PC: No wonder we get along. I say that all the time. I won’t ask you how I’m doing till I’ve crossed the finish line. Do you consider yourself a feminist?  

 

LL: Most of the time.  There are certain things I am passionate about such as equal pay for equal work and then there are things that just don’t bother me like they would bother someone else. I guess I am an issues oriented feminist.

 

PC: Issue Oriented? I LOVE that. *Adds to mental Rolodex to use in stimulating conversation* Describe yourself in third person  

 

LL: Lori is a kind, generous, thoughtful person.  She has passion and fire and that is both good and bad.  She is fiercely loyal and will live and die on principle.

 

PC: I like the honesty. My fire isn’t always nice, either. Who inspires you?  

 

LL: Smart people.  When I have the opportunity to meet really smart people who are doing something fabulous I am inspired.  I also just watched the Tina Turner interview by Oprah and wow!  She was very inspirational.  I think I’m inspired in the moment..I don’t have a single person that I think, she (or he) inspires me to be “x”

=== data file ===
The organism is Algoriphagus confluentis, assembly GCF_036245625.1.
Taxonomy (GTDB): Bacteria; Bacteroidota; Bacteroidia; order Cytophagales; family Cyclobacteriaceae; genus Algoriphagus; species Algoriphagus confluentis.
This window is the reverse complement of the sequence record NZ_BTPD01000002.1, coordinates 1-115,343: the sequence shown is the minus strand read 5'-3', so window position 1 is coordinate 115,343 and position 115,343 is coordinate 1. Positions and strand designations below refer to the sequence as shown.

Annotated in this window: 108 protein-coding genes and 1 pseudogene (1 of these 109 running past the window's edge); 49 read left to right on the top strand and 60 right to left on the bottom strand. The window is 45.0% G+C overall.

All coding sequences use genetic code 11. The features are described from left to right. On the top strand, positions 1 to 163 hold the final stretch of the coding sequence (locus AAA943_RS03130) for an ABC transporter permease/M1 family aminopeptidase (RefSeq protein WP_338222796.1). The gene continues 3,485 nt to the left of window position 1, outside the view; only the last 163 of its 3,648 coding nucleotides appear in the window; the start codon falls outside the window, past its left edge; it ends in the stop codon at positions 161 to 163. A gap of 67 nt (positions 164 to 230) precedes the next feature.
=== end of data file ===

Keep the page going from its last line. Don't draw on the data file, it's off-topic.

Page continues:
PC: *Blushing* It’s okay, Lori. You don’t have to talk in riddles. You inspire me, too. Do you dream in color or black and white?  

 

LL: Color

 

PC: ME TOO! But I don’t remember my dreams very often. How do you feel about Latinas and how we are represented in the media?  

 

LL: Frankly I am tired of how Latina women are always showcased with an accent. As if none of us were born here and can speak without the accent.  I find it annoying!  Oh and there aren’t enough of us!!!

 

PC: Amen on the accent thing. I don’t think I have one, either, except I roll my ‘R’s’ when I say “three”. Go figure. Quick! One takeaway you want your children to hold onto after they’ve grown and flown the nest…  

 

LL: I don’t have kids 

 

PC: And let’s add “a million children running around in diapers” to the Latina stereotype. I’ve got one and the last family wedding I went to, I had tias outright ask me why I only had one. Like I failed the Mexican test, or something. Anyway, one childhood memory that has stuck with you…  

 

LL: One of my favorite memories is riding in the car with my mom and I was about 5 and Ricky Nelson was on the radio singing Garden Party.  My mom specifically called out these lyrics: You see, ya can’t please everyone, so ya got to please yourself (https://www.youtube.com/watch?v=fxdiraVxwkI)  Ever since then I live by the idea that you can’t please everyone so you’ve got to please yourself.